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The Wikipedia page on J-couplings states that

Scalar or J-couplings (also called indirect dipole dipole coupling) are mediated through chemical bonds connecting two spins. It is an indirect interaction between two nuclear spins which arises from hyperfine interactions between the nuclei and local electrons.

My question is: provided that J-couplings are some metric for hyperfine interactions between electron spins and nuclear spins, is there something special we can say regarding J-couplings between two atoms in a lattice with even integer mass numbers, i.e. where the nuclei of both atoms have a spin quantum number of zero? Shouldn't the lack of a nuclear spin on both bonded atoms abrogate any j-coupling term?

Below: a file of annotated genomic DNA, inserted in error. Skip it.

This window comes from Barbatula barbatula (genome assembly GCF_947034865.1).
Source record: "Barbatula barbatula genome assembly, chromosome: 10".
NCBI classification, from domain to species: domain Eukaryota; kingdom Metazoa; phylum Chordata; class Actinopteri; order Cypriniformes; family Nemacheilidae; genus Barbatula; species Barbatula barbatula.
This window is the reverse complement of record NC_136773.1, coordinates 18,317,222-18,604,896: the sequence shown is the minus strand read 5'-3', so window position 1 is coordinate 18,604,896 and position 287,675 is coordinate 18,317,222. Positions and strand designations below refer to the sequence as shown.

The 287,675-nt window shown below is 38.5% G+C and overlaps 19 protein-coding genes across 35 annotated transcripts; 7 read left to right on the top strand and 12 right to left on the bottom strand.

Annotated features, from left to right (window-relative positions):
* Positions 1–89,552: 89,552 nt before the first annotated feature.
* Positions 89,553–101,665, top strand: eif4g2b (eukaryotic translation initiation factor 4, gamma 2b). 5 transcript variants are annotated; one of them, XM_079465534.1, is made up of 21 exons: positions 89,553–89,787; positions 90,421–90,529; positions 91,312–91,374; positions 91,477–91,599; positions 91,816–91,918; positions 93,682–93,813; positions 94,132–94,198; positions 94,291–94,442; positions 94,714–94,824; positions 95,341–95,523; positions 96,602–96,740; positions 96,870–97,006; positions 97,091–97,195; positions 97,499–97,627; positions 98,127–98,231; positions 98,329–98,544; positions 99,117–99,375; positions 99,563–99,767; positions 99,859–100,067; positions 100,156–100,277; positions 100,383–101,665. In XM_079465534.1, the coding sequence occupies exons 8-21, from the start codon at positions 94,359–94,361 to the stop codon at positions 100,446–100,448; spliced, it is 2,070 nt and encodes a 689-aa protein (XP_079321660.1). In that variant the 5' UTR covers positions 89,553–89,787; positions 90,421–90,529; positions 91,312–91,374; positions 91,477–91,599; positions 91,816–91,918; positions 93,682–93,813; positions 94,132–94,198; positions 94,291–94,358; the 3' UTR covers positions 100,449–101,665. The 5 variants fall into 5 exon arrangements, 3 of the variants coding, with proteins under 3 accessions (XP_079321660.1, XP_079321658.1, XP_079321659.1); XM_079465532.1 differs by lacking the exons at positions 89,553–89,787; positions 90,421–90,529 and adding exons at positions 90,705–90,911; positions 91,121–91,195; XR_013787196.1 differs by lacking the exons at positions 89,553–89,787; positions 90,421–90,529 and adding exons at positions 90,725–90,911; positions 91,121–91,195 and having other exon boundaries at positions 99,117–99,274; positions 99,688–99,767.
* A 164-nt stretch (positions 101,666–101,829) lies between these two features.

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Yes. If any of the two nuclei has spin $j=0$, then there will be no J-coupling between them. This is made clear by the J-coupling hamiltonian, $$H\propto\sum_{ik}I^{(1)}_i J_{ik} I_k^{(2)}.$$

If either spin is zero then all the spin components $I_i$ will be zero as operators, and $H$ will be zero.

You should note that atoms with even mass numbers need not have spin zero. For instance, 60Co has spin 5.

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  • $\begingroup$ Thank you very much for your clear answer. However, may I ask - is there an intuitive reason why the nucleus of 60Co has such a high angular momentum? $\endgroup$ – Bill Boson Oct 22 '14 at 13:13
  • $\begingroup$ There is no requirement that, as you add nucleons to a potential well, they will pair up neatly and leave spin zero. It doesn't happen to electrons in atoms, either (this is known as Hund's rules, and in fact electrons will try and maximize their spin in many cases). Why would you expect it to hold in nuclei? $\endgroup$ – Emilio Pisanty Oct 22 '14 at 13:27

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